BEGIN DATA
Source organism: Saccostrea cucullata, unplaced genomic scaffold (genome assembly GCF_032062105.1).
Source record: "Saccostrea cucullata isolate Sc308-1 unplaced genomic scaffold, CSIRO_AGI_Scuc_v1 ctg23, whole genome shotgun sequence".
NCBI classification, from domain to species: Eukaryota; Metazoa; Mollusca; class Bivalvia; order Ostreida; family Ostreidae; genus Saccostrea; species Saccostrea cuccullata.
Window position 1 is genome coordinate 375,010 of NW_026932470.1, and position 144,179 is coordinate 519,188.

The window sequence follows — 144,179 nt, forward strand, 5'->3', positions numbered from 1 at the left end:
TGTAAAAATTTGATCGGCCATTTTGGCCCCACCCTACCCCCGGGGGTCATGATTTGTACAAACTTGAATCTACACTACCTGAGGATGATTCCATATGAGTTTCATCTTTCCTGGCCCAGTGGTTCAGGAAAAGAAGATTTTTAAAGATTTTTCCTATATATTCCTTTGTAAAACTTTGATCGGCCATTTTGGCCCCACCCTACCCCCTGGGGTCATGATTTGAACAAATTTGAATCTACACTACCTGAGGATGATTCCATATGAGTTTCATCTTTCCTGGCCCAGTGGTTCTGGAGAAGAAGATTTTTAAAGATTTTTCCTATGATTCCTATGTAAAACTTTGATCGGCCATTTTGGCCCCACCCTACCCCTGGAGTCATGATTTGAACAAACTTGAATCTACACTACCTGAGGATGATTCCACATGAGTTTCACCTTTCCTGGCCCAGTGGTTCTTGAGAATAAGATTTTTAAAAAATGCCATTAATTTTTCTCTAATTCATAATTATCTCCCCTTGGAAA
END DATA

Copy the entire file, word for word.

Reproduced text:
Source organism: Saccostrea cucullata, unplaced genomic scaffold (genome assembly GCF_032062105.1).
Source record: "Saccostrea cucullata isolate Sc308-1 unplaced genomic scaffold, CSIRO_AGI_Scuc_v1 ctg23, whole genome shotgun sequence".
NCBI classification, from domain to species: Eukaryota; Metazoa; Mollusca; class Bivalvia; order Ostreida; family Ostreidae; genus Saccostrea; species Saccostrea cuccullata.
Window position 1 is genome coordinate 375,010 of NW_026932470.1, and position 144,179 is coordinate 519,188.

The window sequence follows — 144,179 nt, forward strand, 5'->3', positions numbered from 1 at the left end:
TGTAAAAATTTGATCGGCCATTTTGGCCCCACCCTACCCCCGGGGGTCATGATTTGTACAAACTTGAATCTACACTACCTGAGGATGATTCCATATGAGTTTCATCTTTCCTGGCCCAGTGGTTCAGGAAAAGAAGATTTTTAAAGATTTTTCCTATATATTCCTTTGTAAAACTTTGATCGGCCATTTTGGCCCCACCCTACCCCCTGGGGTCATGATTTGAACAAATTTGAATCTACACTACCTGAGGATGATTCCATATGAGTTTCATCTTTCCTGGCCCAGTGGTTCTGGAGAAGAAGATTTTTAAAGATTTTTCCTATGATTCCTATGTAAAACTTTGATCGGCCATTTTGGCCCCACCCTACCCCTGGAGTCATGATTTGAACAAACTTGAATCTACACTACCTGAGGATGATTCCACATGAGTTTCACCTTTCCTGGCCCAGTGGTTCTTGAGAATAAGATTTTTAAAAAATGCCATTAATTTTTCTCTAATTCATAATTATCTCCCCTTGGAAA